Palace of the Porphyrogenitus

Istanbul, Turkey

Palace of the Porphyrogenitus

The Palace of the Porphyrogenitus (Greek: τὸ Παλάτιον τοῦ Πορφυρογεννήτου), known in Turkish as the Tekfur Sarayı ("Palace of the Sovereign"), is a late 13th-century Byzantine palace in the north-western part of the old city of Constantinople (present-day Istanbul, Turkey). An annex of the greater palace complex of Blachernae, it is the best preserved of the three Byzantine palaces to survive in the city (together with the ruins of the Boukoleon Palace; and the ruins of the Great Palace of Constantinople with its surviving substructures, retrieved mosaics and standing Magnaura section), and one of the few relatively intact examples of late Byzantine secular architecture in the world.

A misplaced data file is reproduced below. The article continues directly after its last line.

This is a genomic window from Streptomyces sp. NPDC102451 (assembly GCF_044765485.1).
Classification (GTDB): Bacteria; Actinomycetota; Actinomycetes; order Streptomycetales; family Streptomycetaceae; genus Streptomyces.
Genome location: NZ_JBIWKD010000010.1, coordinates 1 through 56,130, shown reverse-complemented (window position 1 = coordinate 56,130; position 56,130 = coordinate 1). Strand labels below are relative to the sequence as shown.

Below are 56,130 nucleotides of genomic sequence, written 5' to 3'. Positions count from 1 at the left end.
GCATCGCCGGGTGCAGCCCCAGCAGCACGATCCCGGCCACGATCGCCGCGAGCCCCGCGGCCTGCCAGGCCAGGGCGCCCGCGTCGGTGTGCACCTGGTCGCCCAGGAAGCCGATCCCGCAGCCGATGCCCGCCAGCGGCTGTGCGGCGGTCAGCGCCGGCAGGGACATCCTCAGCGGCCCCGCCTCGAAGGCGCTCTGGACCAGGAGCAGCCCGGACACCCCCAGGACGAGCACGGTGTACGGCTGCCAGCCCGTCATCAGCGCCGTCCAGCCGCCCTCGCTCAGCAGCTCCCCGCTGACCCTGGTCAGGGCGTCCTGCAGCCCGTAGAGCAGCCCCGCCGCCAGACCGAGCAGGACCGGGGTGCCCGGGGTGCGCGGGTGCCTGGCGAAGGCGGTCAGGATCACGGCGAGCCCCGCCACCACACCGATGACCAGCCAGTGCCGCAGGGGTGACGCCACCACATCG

The Palace was constructed during the late 13th or early 14th centuries as part of the Blachernae palace complex, where the Theodosian Walls join with the later walls of the suburb of Blachernae. The name of the palace is known due to the accounts of the Byzantine historian Michael Critobulus, who described and named the palace during the Ottoman siege of Constantinople in 1453. Although the palace appears at first glance to be named after the 10th-century emperor Constantine VII Porphyrogenitus, it was built long after his time, and is in fact named after Constantine Palaiologos, a son of the Emperor Michael VIII Palaiologos. "Porphyrogenitus", meaning literally "born to the purple", indicated a child born to a reigning emperor. The emperor would show off the newborn heir from the balcony and have them proclaimed “Caesar Orbi”, or “ruler of the world”. The palace also seemed to have unintentionally served as a location for usurpers and emperors in waiting to live in. Andronicus III stayed in the palace until his grandfather fully abdicated the throne. Similarly, John VI Kantakouzenos stayed in the palace while negotiating his regency of John V Palaiologos with Empress Anna of Savoy. Finally, John V Palaiologos would stay in the palace while completing his removal of John VI Kantakouzenos from power. The palace served as an imperial residence during the final years of the Byzantine Empire.

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